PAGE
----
Energy networks within the EU have historically been constructed and operated on a national basis by vertically integrated monopolies, usually in full or partial state ownership, with the state’s interest exercised either by central or regional governments. Energy policy has thus been primarily nationally based, with limited cross-border trading. The EU’s interest in enhancing cooperation and integration of EU-wide energy networks has grown since the 1980s. EU policy was initially focused primarily on economic objectives of liberalisation and the development of an efficient internal market. However, the objectives have broadened over the last ten years. Development of integrated network is now seen as critical to the attainment of environmental sustainability, by facilitating the connection of energy generated by renewable sources to the energy grids. It is also seen as necessary to ensure security of supply, by facilitating the movement of electricity and gas within the EU and between EU and neighbouring states.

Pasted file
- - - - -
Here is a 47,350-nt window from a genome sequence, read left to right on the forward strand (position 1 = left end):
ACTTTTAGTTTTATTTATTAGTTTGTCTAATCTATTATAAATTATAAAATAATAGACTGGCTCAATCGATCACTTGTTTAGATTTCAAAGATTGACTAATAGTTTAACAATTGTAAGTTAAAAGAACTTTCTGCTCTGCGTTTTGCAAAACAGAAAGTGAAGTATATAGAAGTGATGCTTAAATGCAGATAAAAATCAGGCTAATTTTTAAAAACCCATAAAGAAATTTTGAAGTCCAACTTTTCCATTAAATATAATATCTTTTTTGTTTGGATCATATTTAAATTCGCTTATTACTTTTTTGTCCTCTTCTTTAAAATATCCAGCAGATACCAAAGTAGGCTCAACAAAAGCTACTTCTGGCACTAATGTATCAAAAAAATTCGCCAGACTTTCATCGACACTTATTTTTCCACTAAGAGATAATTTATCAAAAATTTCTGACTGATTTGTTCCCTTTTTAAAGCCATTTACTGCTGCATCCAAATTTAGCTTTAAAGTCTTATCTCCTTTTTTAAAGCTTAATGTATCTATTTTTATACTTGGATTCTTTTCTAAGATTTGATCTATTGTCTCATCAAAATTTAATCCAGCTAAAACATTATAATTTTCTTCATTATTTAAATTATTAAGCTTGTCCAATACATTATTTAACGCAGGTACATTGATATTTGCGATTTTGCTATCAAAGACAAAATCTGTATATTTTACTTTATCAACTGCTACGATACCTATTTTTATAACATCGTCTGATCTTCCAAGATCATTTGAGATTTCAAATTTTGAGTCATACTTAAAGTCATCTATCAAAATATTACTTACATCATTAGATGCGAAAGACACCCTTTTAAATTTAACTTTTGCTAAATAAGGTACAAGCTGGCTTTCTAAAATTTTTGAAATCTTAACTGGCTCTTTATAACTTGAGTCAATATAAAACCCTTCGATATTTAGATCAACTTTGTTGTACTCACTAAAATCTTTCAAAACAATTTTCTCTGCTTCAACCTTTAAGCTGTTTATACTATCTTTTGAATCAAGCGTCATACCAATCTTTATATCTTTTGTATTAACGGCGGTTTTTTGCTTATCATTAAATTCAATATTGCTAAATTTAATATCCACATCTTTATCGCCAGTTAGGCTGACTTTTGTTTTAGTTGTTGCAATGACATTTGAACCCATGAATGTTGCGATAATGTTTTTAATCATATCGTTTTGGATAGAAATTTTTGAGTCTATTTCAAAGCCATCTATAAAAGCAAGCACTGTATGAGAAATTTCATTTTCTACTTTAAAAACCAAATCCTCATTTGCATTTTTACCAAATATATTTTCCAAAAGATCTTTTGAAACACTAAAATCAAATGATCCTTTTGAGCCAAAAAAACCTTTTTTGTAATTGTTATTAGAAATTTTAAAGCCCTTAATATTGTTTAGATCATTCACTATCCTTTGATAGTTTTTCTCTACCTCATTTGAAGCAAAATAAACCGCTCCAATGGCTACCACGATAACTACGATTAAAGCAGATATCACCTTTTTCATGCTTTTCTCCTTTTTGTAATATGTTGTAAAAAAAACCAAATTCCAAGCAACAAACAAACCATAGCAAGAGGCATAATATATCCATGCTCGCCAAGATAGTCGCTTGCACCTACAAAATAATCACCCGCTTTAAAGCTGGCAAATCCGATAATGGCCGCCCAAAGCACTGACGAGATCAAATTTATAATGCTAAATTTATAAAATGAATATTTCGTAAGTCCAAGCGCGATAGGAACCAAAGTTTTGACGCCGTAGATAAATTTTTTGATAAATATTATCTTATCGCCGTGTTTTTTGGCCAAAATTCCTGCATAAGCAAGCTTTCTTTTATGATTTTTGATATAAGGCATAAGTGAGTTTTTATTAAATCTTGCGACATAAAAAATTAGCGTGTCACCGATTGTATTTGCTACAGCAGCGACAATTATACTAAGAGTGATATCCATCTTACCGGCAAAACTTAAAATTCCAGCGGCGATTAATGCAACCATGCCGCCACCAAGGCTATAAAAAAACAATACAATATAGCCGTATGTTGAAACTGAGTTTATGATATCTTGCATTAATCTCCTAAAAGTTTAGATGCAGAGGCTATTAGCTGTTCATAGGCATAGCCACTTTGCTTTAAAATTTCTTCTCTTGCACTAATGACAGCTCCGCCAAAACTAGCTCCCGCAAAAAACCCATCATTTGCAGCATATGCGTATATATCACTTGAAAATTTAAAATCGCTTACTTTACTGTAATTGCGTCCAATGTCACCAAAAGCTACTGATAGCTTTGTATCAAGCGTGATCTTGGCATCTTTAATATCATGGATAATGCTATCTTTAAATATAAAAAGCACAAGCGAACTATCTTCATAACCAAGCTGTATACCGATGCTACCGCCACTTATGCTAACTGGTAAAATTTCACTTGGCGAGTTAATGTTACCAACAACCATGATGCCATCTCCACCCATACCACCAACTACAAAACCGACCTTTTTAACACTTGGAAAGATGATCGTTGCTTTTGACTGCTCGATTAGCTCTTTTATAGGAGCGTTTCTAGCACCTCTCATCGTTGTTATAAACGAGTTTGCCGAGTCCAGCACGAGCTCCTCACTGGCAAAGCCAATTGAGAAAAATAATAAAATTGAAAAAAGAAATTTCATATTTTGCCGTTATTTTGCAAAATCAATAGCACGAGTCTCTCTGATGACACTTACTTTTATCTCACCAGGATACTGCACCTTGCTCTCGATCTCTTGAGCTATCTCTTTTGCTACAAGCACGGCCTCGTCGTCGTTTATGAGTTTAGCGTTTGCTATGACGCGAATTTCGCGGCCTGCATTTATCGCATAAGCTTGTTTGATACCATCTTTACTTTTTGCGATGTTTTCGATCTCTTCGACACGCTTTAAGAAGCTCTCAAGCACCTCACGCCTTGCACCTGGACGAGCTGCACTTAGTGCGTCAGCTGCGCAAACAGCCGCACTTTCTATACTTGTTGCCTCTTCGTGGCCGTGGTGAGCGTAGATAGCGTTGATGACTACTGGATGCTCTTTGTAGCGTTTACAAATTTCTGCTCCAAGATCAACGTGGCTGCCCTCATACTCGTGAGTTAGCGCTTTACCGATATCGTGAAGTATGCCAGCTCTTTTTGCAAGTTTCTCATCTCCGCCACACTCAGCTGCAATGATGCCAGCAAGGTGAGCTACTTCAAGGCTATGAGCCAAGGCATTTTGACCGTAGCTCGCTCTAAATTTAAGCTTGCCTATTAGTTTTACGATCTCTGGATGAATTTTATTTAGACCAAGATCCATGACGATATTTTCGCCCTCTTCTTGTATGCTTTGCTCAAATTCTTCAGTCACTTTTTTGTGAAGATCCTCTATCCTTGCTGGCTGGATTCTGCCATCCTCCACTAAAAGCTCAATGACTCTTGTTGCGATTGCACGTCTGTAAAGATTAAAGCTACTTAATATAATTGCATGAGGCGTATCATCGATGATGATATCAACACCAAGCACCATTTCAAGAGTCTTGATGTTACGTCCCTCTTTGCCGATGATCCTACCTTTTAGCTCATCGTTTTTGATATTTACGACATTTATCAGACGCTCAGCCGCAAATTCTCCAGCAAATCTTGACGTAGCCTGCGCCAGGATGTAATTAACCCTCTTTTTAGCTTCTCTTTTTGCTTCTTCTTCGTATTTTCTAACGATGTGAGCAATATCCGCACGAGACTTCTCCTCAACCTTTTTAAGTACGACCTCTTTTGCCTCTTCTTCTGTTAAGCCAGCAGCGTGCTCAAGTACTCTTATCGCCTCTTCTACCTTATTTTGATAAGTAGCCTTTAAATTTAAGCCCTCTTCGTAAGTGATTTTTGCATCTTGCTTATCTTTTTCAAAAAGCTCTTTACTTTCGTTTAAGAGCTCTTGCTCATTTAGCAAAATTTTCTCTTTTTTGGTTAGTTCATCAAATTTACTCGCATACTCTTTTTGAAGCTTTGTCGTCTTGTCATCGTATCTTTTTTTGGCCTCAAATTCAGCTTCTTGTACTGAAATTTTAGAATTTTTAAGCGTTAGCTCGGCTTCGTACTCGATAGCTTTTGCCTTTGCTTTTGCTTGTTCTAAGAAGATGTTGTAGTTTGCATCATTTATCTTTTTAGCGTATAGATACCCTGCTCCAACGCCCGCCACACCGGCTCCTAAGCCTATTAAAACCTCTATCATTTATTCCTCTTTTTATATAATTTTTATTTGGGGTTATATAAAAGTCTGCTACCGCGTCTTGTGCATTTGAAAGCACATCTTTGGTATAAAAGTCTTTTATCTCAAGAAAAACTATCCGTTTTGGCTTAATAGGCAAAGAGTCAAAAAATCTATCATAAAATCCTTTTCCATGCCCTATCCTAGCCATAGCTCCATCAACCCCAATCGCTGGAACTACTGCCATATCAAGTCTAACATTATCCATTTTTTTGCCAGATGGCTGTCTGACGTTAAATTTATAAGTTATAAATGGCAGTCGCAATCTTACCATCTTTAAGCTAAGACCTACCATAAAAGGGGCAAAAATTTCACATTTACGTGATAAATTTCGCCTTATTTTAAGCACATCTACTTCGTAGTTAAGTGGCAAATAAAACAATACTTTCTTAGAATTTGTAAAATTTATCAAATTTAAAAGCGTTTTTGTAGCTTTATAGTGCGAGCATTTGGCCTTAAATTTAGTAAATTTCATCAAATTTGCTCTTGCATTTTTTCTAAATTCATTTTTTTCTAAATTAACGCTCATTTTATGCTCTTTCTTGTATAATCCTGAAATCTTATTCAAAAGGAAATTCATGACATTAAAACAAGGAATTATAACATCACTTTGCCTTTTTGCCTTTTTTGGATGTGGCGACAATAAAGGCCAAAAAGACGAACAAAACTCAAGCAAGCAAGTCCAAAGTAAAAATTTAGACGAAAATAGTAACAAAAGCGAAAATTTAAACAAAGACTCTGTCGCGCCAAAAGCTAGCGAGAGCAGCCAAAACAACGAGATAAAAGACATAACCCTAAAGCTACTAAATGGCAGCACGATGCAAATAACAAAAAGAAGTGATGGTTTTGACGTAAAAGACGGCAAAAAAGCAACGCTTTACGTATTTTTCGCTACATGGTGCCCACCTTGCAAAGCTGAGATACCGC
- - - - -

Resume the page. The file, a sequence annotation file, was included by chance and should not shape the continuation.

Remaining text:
The case study on EU energy regulation was developed by Julia Black of the London School of Economics.